light hole pre-cutWe finally had to bite the bullet, trust ourselves and go for it. Daniel did the cutting again, using an X-acto knife just like he did with the port-hole. And once again, we had a helmet with gaping holes looking up at us. We couldn’t tell how well we’d done until we put the lights in. Oh! We haven’t talked about the lights yet have we? Even though I know you’re all dying to know how the helmet turned out, let’s take a side trip to the lights.

We bought a couple of basic push lights but we needed a way to make them yellow since it’s darn near impossible to find them pre-colored. We found a site that said they had them only to find out, after we had placed an order, that they were out of stock and were not planning on restocking. Yes this was frustrating but we knew that this meant we had to be more creative!

I remembered making stained glass with paint and a frame as a kid; where you’d fill in a stencil type mold with thick paint that would dry in the shape of the frame and I thought, as we perused Michaels why not give it a try! (This was originally meant to be a a part of the port-hole.)

porthole liquid fill

Martha Stewart Crafts Liquid Fill. We cut a port-hole sized ring and globbed this stuff into it. We let it dry and our hopes were really high. Here’s a really epic picture of Subject Delta’s helmet with the gel.

helmet with yellowSadly, it was too opaque and Daniel couldn’t see through it. But we didn’t let it go to waste. Another plus to using this stuff is that it’s clingy and it lets light through… so we put it on our push lights!

And now, the moment you’ve all been waiting for; how did the helmet turn out?

helmet with light and portholeI know. Right?

Daniel couldn’t wait to put it on so we’ll close this week’s update with a classic action shot!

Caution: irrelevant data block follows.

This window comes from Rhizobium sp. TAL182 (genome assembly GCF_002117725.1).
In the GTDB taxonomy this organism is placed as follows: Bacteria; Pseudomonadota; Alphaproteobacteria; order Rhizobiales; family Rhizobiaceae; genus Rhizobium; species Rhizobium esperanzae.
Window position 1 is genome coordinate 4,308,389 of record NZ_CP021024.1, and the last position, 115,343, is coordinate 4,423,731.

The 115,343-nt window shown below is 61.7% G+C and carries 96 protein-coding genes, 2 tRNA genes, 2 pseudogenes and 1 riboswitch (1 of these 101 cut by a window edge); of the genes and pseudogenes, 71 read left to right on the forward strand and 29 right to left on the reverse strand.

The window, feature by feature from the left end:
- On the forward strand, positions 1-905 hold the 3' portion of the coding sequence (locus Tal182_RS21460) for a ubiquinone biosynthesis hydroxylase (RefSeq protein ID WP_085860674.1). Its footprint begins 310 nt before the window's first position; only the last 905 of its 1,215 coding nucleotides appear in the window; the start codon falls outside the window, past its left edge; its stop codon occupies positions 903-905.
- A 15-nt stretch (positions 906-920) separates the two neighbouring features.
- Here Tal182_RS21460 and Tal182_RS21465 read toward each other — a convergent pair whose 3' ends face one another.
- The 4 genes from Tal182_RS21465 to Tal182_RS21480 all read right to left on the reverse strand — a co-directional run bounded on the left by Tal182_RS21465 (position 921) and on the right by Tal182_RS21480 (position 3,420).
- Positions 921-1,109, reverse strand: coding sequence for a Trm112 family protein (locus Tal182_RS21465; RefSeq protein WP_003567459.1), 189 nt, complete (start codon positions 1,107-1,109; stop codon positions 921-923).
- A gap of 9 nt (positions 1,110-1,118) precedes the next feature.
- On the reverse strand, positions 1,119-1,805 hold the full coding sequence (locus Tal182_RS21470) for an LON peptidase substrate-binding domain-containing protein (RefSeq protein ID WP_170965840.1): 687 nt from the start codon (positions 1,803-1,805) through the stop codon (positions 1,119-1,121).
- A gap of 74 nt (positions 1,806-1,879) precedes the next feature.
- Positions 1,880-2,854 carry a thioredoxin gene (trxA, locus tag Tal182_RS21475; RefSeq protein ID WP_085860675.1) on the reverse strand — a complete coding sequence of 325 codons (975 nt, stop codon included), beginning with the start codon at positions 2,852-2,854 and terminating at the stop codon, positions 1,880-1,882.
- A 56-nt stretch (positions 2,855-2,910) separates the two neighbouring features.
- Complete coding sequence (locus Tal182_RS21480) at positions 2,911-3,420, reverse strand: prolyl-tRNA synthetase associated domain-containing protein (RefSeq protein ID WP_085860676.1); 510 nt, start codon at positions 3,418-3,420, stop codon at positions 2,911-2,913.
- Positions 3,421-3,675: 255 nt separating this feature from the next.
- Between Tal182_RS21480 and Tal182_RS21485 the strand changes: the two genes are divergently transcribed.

Check back next week – we’re making headway!!! — TCG

action shot with light and porthole

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6 Responses to “Level 1-5: Upgrade Accessories”

  1. Meris August 14, 2013 at 12:10 AM #

    Impressive! I am not as familiar with the first Bioshock game, but I’ve seen reference images and this looks great. I really appreciate your approach to documenting the project–a very enjoyable (and informative) read!

    • thosecrazygilberts August 27, 2013 at 7:37 PM #

      Thank you so much! We’re learning so much from trial and error and we definitely hope that others can use some of the techniques we’re learning and writing about.

  2. TinyTK August 14, 2013 at 4:13 PM #

    Looks AWESOME!!!!!

  3. thecreativecortex August 14, 2013 at 5:09 PM #

    Wow, that’s looking amazing 🙂

    • thosecrazygilberts August 27, 2013 at 7:38 PM #

      Thank you so much guys! I feel like we’re coming into the home stretch – with the helmet at least. — Sara

Trackbacks/Pingbacks

  1. Level 2-5: Split Up to Cover More Ground | Co-Op Campaign - October 28, 2013

    […] traced the shape of the porthole onto the papier-mâché sphere I asked him if he was having flashbacks to the last helmet he punctured and he said that it’s easier the second time. And sure enough […]